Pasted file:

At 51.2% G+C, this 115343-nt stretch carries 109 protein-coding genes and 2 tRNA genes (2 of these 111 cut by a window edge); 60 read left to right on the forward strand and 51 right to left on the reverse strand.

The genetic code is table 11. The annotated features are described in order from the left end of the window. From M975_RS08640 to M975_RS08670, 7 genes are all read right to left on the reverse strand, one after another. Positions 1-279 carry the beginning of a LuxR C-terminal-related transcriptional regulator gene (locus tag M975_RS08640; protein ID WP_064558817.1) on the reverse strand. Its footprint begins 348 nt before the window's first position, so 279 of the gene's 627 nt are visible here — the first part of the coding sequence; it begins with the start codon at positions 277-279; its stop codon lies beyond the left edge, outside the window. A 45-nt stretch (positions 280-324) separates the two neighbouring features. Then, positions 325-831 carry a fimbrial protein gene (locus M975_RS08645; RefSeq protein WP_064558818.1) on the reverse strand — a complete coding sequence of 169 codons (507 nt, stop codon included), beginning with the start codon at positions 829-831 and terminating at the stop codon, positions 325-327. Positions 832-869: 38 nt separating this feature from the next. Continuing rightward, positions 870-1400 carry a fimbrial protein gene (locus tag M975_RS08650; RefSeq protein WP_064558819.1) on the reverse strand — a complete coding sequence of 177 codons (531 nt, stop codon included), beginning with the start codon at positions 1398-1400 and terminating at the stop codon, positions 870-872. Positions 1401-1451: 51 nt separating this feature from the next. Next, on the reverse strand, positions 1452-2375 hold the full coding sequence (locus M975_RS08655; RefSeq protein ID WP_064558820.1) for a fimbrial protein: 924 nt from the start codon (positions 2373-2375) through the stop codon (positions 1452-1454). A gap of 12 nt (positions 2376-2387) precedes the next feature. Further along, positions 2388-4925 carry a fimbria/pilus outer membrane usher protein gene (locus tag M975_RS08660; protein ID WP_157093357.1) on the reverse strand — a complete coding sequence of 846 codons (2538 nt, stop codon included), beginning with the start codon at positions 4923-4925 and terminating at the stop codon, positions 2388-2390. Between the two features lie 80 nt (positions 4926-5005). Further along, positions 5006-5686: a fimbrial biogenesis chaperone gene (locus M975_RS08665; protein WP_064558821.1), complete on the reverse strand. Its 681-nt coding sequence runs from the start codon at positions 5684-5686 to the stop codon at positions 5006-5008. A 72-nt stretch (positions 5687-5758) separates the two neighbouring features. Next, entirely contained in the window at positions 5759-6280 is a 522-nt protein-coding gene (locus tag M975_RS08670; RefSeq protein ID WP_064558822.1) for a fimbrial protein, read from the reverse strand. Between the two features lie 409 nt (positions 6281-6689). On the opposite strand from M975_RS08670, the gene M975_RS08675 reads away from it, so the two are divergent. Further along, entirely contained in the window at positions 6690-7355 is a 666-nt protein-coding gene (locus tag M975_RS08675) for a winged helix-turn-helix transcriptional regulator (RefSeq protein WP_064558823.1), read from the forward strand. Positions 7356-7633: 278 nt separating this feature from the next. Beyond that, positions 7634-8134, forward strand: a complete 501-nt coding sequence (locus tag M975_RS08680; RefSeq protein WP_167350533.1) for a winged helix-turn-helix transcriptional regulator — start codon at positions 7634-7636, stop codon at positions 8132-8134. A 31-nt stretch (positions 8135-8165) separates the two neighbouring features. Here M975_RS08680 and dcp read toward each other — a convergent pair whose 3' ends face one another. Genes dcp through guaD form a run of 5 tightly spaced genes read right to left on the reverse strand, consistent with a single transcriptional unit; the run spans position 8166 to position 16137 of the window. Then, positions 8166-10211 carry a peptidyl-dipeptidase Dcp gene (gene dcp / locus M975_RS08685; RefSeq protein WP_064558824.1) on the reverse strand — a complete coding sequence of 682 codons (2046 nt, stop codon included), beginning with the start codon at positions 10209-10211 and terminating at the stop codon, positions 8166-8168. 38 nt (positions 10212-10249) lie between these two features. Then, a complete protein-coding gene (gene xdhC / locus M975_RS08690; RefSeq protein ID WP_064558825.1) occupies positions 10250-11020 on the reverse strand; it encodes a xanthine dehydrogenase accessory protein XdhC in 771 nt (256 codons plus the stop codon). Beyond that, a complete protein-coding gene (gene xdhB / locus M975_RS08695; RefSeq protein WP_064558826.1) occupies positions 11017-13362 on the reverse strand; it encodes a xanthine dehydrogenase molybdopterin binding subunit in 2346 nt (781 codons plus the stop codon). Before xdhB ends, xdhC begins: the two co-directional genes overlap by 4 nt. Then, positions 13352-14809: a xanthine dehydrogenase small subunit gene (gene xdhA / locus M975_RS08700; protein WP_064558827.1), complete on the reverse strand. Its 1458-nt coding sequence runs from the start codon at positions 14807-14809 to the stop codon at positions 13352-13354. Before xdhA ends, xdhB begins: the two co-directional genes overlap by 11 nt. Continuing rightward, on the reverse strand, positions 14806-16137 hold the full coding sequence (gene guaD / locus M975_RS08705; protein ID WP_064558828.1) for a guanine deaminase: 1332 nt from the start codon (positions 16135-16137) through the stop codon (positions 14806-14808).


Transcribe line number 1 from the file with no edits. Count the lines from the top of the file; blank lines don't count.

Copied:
At 51.2% G+C, this 115343-nt stretch carries 109 protein-coding genes and 2 tRNA genes (2 of these 111 cut by a window edge); 60 read left to right on the forward strand and 51 right to left on the reverse strand.